This will be another boring post, unless you enjoy reading my inner monologue about what goes into developing and maintaining certain habits.

In a previous post, I wrote about how we can have some developmental stumbles while forming new habits.  Today, I’m realizing that seasonal changes can pose new obstacles too. I’ve written quite a bit about the process of developing a walking habit again.  Last month, I wrote about some of the specific things I needed to do in order to make this a habit (and when I say *I*, I mean “me, personally.” Other people may have different needs and circumstances to address).

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Insomniac Weekend Update: Walking Slowly and Taking Breaks

I have had trouble sleeping this past week, and tonight is no exception. Since my body doesn’t seem to want to sleep, I am taking a break from sleeping to check in.

I’m feeling better than I did last week, but I still have some anxiety going on. Sometimes when I wake up in the middle of the night I process feelings and have trouble going back to sleep.

Despite difficult feelings, I’ve had a pretty easy time sticking with my habit goals. I love the fall weather, which is making it easy and enjoyable for me to get walking in. I’ve taken 2 trail walks with kiddo this week, and today I walked to the grocery store with kiddo (30+ pounds) on my back, and then pushed the stroller full of groceries and kiddo home (probably 70-90 lbs total).

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Inspiration: Try Something Tuesday (or any day)!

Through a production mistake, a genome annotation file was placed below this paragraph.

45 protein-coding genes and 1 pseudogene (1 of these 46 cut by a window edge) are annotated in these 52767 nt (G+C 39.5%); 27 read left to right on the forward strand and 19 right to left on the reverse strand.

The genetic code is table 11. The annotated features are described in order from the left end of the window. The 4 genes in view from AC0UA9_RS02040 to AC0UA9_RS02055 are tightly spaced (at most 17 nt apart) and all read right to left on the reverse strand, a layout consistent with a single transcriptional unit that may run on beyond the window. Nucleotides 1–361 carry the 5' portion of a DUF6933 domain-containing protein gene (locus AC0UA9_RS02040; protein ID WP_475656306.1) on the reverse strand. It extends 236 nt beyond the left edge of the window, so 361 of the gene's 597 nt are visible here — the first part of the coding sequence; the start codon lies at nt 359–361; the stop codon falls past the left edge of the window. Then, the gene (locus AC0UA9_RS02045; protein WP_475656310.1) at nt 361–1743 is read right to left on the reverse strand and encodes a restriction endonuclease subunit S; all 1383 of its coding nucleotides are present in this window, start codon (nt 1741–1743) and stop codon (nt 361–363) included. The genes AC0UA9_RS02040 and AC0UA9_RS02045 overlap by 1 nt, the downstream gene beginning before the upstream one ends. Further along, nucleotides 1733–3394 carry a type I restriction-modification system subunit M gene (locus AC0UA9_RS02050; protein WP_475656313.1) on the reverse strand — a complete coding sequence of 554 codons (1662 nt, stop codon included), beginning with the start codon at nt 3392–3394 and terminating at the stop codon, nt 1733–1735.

If you participate in any online health, fitness, or sports-related groups, you may be familiar with “Transformation Tuesday.” Group members often post “before and after” pictures, which tend to get tons of “likes” and congratulatory comments. I’ve seen some discussion that some people feel discouraged when they see these. Others find them motivating.  Others don’t like them because they find them overly focused on appearance and under-ly focused on the process and how sustainable the change is.  Others find them triggering of eating disordered behavior. I’m sure people have other opinions too. In fact, having an opinion about people posting pics on the internet probably means you are winning at life in general and don’t have bigger fish to fry. Go you! Or not. It’s totally okay NOT to have an opinion on Transformation Tuesday pics. This probably means you have bigger priorities in life in general and are winning at life, too.

My opinion? They are some of my least favorite posts I see in some of my favorite online groups. I don’t find them triggering from a disordered eating standpoint, but I do think they probably give false hope for many people. I think they put a more of an emphasis on looks and less on health, since you can’t always tell a person’s health by looking at them. They don’t bother me to the point where I would leave a group over it, but I wouldn’t miss them at all if they disappeared.

So, I was ecstatic this week on Tuesday morning, when one of my favorite groups on the internet decided to make them disappear. And the way they did it was just….so positive. Instead of issuing a “NEW RULE!!!! ALL TRANSFORMATION TUESDAY POSTS ARE NOW BANNED BECAUSE THEY MIGHT OFFEND SOMEBODY,” the moderators announced that they would be retiring “Transformation Tuesday” and replacing it with something amazing: Try Something Tuesday!

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Turning Back the Clock: Bringing Back an Old Habit

I am in my 30s, as are many of my friends. It seems like a common experience that some of us feel nostalgic for our younger bodies. We would appreciate them so much more, we think (never mind that we hated our bodies back in high school too….). We wish for the energy we had when we were younger and could stay out late all the time.

Of course, getting a past version of ourselves back is impossible. Even putting aging aside, so many of our environmental conditions and habits have changed.  The hormonal climates of our bodies are different. We have different habits, different pressures, different responsibilities, different perspectives, and different values.